HomeWinBuzzer NewsDOJ Sues Adobe Over Misleading Subscription Practices

DOJ Sues Adobe Over Misleading Subscription Practices

The legal action could set a precedent, encouraging other businesses to adopt clearer, more straightforward practices.


The United States Department of Justice (DOJ) has filed a lawsuit accusing of employing misleading subscription tactics. According to the Federal Trade Commission (FTC), who is behind the lawsuit, Adobe trapped consumers in its lucrative subscription plans without making key terms—particularly cancellation fees—clear to them.

“Adobe trapped customers into year-long subscriptions through hidden early termination fees and numerous cancellation hurdles,” said Samuel Levine, Director of the FTC's Bureau of Consumer Protection. “Americans are tired of companies hiding the ball during subscription signup and then putting up roadblocks when they try to cancel. The FTC will continue working to protect Americans from these illegal business practices.”

The lawsuit is part of a broader DOJ initiative to enforce consumer protection laws. The action against Adobe reflects the government's resolve to hold companies accountable for practices that negatively affect consumers. The DOJ is seeking injunctive relief, civil penalties, equitable monetary relief, and other remedies to address the alleged issues.

Scrutiny on Subscription Model

Since shifting to a subscription-based model in 2012, Adobe has seen a significant uptick in revenue compared to its previous one-time fee structure. However, the DOJ claims that Adobe has hidden the specifics of its annual, paid monthly subscription plans in fine print, resulting in consumers not fully realizing the financial obligations they are incurring.

The subscription model of the company has consistently been a source of frustration for creatives, who feel compelled to maintain their subscriptions to Adobe to continue their work. This month, Adobe's updated terms of service sparked controversy as some viewed it as a chance for the company to use their artwork to train its AI.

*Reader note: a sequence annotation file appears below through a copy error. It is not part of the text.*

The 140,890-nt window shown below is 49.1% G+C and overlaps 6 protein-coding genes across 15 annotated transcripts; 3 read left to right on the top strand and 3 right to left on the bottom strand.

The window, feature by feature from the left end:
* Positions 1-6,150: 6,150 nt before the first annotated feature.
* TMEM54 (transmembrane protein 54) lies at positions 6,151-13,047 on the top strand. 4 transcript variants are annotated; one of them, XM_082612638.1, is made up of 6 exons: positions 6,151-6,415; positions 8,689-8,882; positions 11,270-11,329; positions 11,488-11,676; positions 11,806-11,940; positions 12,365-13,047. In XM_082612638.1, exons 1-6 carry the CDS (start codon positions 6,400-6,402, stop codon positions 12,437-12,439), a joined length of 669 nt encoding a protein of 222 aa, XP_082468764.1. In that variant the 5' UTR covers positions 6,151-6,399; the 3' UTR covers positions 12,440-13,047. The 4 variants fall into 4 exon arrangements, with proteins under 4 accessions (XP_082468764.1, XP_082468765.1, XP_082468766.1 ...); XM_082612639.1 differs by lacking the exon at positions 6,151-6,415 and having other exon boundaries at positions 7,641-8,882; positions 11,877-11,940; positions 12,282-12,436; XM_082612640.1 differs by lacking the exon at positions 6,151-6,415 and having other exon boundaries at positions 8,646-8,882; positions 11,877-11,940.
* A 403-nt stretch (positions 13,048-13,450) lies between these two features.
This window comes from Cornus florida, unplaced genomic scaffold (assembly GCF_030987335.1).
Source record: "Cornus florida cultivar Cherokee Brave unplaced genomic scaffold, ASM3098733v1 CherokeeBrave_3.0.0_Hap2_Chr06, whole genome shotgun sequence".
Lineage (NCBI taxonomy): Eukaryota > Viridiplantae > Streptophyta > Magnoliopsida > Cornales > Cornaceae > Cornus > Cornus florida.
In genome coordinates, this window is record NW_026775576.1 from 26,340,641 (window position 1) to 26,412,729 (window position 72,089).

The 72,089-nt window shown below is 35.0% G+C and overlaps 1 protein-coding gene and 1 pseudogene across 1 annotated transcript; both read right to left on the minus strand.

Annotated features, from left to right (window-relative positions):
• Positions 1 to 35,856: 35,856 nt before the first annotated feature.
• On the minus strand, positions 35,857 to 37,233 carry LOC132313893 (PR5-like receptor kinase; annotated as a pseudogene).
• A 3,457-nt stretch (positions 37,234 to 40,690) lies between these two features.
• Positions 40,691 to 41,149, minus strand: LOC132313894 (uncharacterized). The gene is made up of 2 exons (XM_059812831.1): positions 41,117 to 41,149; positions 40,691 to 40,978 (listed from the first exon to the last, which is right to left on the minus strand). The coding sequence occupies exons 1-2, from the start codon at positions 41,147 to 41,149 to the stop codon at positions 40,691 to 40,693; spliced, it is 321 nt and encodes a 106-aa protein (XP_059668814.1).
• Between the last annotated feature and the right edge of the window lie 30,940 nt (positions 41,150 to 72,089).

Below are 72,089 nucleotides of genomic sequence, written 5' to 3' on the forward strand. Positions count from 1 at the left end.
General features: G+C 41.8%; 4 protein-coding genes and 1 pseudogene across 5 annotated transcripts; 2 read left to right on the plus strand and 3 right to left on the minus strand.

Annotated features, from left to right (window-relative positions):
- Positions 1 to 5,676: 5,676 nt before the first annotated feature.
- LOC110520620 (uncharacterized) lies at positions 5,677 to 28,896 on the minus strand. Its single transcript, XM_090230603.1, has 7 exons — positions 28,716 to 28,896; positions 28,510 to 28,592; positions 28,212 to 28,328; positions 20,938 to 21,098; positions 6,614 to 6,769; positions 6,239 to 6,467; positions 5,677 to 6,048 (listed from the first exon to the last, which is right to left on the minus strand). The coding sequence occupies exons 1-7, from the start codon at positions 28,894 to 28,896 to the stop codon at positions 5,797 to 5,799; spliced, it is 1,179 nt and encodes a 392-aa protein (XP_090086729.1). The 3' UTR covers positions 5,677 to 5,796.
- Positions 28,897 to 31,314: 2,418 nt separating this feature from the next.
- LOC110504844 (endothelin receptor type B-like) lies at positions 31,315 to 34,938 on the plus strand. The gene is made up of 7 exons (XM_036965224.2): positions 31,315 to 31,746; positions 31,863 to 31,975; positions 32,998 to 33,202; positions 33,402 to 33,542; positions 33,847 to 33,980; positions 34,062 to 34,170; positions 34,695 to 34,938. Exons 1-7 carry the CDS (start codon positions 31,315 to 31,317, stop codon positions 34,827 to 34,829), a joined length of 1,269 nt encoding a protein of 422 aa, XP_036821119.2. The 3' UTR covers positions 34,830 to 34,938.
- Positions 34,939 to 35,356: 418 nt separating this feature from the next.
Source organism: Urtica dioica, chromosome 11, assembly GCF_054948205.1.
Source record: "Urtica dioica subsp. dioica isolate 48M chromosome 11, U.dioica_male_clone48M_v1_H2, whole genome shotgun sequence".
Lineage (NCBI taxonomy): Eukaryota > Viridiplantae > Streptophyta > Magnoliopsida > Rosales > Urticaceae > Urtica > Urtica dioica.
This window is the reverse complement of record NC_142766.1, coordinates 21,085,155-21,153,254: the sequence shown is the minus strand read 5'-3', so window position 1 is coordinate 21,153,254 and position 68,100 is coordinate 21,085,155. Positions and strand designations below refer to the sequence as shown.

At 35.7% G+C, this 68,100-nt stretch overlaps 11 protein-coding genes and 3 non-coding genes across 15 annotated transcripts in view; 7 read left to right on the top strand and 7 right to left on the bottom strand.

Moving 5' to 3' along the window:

Cumbersome Cancellation Process

The DOJ's complaint points out that Adobe enforces a complex and discouraging cancellation process. Consumers attempting to cancel face a “difficult and intricate” procedure, often leading them to encounter unexpected early termination fees that can run into hundreds of dollars. The DOJ argues that these tactics effectively trap consumers in long-term subscriptions.

The lawsuit also implicates certain Adobe executives, such as Maninder Sawhney, Senior Vice President of Digital Go-to-Market and Sales, and David Wadhwani, President of Adobe's Digital Media division. The DOJ alleges these executives have facilitated the deceptive practices in question.

Samuel Levine, head of the Federal Trade Commission's Bureau of Consumer Protection, highlighted that Adobe's actions have left consumers stuck with unwanted subscriptions, facing hidden fees and complicated cancellation methods. Levine emphasized that the lawsuit seeks to rectify these violations and push for greater transparency in subscription services.

Adobe's Stand

Responding to the allegations, Adobe's General Counsel and Chief Trust Officer, Dana Rao, stated that the company intends to fight the claims in court. Rao asserted that Adobe aims to offer a positive customer experience and is transparent about its subscription terms and conditions. Rao claimed Adobe provides a straightforward cancellation process, countering the DOJ's claims.

“Subscription services are convenient, flexible and cost effective to allow users to choose the plan that best fits their needs, timeline and budget. Our priority is to always ensure our customers have a positive experience. We are transparent with the terms and conditions of our subscription agreements and have a simple cancellation process. We will refute the FTC's claims in court.”

The Adobe case is part of wider federal scrutiny into corporate subscription practices. The Federal Trade Commission (FTC) has been actively investigating companies with potentially misleading subscription models. The legal action could set a precedent, encouraging other businesses to adopt clearer, more straightforward practices.

Markus Kasanmascheff
Markus Kasanmascheff
Markus is the founder of WinBuzzer and has been playing with Windows and technology for more than 25 years. He is holding a Master´s degree in International Economics and previously worked as Lead Windows Expert for Softonic.com.